Tour Edge HL4 line shows upgrades in hybrid and iron-wood collections

July 09, 2019
HL4_IW_Back_03 copy.jpg

The Tour Edge Hot Launch HL4 line of hybrids and iron-woods reflect one of the original purposes of the long iron-substitute club. Of course that makes sense since Tour Edge founder and chief designer Dave Glod was one of the originators of the concept in the late 1990s.

What Glod has done is taken some of the learnings about materials and manufacturing that used to be reserved for his high-end line of Exotics clubs and bring to the value-driven HL4 line aimed at average golfers. That’s especially beneficial at the end of the bag where most average golfers struggle: the long irons.

Getting that kind of improvement starts with lowering the center of gravity in both the HL4 hybrid and iron-wood lines, both of which benefit from the hollow-body construction that has been an element of Tour Edge designs since their first iron-woods in 1999. The shallow-faced hybrid uses a lightweight, thin forged steel crown to help redistribute more saved weight low. The iron-wood improves its weighting through a different shape, Glod said.

“I think we totally nutted it with the iron-wood,” he said. “We flipped the crown upside down so it’s inverted. That’s the first time we’ve ever done, and it really helps get the center of gravity lower. That lets us make the lofts a little stronger to keep up with some of those animal iron lofts out there.”

Glod also pointed to an enhanced variable thickness face design to improve flexing for more ball speed.


“The hybrids kept the successful shape we had with the HL3s,” he said. “It’s got that little bit upside down shaping which helps lower the center of gravity.”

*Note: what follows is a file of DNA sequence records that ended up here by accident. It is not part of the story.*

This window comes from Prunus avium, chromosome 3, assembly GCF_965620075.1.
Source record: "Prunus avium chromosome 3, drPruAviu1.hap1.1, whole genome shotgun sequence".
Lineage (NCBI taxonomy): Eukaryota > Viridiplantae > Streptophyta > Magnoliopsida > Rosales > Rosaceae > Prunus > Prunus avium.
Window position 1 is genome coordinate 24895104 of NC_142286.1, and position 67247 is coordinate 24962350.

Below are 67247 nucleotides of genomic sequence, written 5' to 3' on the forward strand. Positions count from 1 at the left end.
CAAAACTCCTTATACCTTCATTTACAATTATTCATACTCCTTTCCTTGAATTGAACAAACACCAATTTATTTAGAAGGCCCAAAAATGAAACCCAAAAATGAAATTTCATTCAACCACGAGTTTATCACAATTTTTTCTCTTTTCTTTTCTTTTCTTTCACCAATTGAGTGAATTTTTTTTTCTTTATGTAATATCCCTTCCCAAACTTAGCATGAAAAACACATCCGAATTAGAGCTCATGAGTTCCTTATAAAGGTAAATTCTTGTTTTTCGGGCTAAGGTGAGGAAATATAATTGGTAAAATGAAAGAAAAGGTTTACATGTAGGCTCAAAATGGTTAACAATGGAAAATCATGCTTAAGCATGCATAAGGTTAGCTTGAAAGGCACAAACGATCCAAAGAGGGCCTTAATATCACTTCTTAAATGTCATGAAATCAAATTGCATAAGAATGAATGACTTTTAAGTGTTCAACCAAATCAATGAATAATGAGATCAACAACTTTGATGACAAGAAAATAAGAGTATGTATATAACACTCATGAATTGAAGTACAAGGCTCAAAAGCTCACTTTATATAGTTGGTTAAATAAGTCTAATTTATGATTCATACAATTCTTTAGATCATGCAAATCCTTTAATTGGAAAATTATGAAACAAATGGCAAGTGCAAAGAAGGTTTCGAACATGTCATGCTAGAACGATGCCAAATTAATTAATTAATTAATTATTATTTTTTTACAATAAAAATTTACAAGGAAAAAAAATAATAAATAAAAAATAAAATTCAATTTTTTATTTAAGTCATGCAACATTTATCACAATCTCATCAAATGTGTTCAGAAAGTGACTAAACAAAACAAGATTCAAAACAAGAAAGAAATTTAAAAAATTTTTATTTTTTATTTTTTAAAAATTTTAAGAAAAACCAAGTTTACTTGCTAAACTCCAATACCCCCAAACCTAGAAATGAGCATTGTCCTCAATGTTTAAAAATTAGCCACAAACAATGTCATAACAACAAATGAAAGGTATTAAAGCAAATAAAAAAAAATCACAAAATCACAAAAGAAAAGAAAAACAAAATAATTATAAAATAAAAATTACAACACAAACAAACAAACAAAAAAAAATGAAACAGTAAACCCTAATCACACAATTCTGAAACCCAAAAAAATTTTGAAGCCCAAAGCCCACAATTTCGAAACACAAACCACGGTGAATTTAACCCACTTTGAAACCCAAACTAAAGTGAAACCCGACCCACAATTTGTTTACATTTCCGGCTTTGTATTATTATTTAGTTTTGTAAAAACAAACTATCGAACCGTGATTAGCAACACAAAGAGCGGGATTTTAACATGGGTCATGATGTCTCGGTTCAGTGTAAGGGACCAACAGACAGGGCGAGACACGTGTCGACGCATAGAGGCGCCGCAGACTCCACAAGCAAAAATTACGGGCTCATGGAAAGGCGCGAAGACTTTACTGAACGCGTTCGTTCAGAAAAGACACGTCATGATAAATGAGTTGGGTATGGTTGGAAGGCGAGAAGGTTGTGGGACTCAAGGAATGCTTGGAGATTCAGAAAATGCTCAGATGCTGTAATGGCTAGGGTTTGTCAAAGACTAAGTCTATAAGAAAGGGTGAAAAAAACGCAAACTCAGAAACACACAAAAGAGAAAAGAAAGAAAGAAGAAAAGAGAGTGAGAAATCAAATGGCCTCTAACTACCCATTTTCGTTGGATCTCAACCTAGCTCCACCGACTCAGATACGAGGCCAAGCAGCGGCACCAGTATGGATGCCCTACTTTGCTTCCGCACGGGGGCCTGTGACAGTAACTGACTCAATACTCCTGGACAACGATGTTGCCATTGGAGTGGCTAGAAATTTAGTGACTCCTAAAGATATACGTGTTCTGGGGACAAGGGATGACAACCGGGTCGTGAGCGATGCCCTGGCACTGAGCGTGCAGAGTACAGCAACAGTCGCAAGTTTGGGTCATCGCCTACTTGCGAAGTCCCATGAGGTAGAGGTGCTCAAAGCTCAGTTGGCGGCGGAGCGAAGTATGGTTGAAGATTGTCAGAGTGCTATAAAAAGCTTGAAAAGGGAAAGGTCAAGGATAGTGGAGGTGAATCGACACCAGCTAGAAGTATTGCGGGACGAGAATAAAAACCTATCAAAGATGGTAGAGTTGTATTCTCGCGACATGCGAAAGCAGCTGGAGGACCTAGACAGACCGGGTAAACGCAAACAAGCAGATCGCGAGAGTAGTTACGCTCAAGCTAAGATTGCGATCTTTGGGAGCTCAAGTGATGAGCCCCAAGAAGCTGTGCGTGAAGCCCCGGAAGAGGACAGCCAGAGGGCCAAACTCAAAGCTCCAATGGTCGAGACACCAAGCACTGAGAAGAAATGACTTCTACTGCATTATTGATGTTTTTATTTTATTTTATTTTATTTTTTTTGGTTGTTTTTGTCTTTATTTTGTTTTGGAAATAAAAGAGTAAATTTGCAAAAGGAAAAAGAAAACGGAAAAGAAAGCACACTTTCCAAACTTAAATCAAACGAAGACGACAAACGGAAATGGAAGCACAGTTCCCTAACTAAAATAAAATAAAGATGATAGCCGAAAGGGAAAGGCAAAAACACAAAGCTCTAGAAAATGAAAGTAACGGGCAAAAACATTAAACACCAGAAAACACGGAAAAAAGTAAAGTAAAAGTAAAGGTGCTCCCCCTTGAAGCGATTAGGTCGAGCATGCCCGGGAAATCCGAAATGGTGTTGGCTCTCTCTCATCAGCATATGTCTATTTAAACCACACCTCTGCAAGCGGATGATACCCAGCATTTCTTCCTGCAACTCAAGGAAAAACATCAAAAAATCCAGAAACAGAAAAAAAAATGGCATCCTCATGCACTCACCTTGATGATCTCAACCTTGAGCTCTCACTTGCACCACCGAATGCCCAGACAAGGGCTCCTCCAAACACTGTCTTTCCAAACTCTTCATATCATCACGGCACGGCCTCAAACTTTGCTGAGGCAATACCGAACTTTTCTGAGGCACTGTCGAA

That’s a key point of emphasis for the HL4 hybrids and iron-woods, Glod said. “They really are easy to make the ball go straight up, and that’s what this player is looking for.”

That player is looking for that kind of performance at an affordable price and that’s exactly where the HL4 hybrid and iron-wood will live. Their prices are about half that of where many hybrids are priced, including Tour Edge’s own high-end line of Exotics clubs. The HL4’s design ideas, which includes a cupface on the hybrid and a channel on the sole of both hybrid and iron-wood to contribute to face flexing, have been fueled by the Exotics original developments.

“We’ve definitely applied some of that know-how further down the line,” Glod said. “This might be a price-engineered product, but I think the players who are interested in these clubs will not think they’re giving up anything. I think that’s why we’ve been successful with this line over the years. We honestly have to be a little careful about butting up against our premium line.”

The HL4 hybrids are offered in 19-, 22-, 25- and 28-degree lofts ($120 each). As has been tradition with the Hot Launch line over the years, the iron-woods will be completely interchangeable with a soon-to-be-released HL4 iron line. There are 12 lofts running from 18 to 59 degrees ($80 each in steel, $90 in graphite). The entire HL4 line now includes an upgraded Lamkin Z5 grip, too. The HL4 lineup will be available at retail Aug. 1.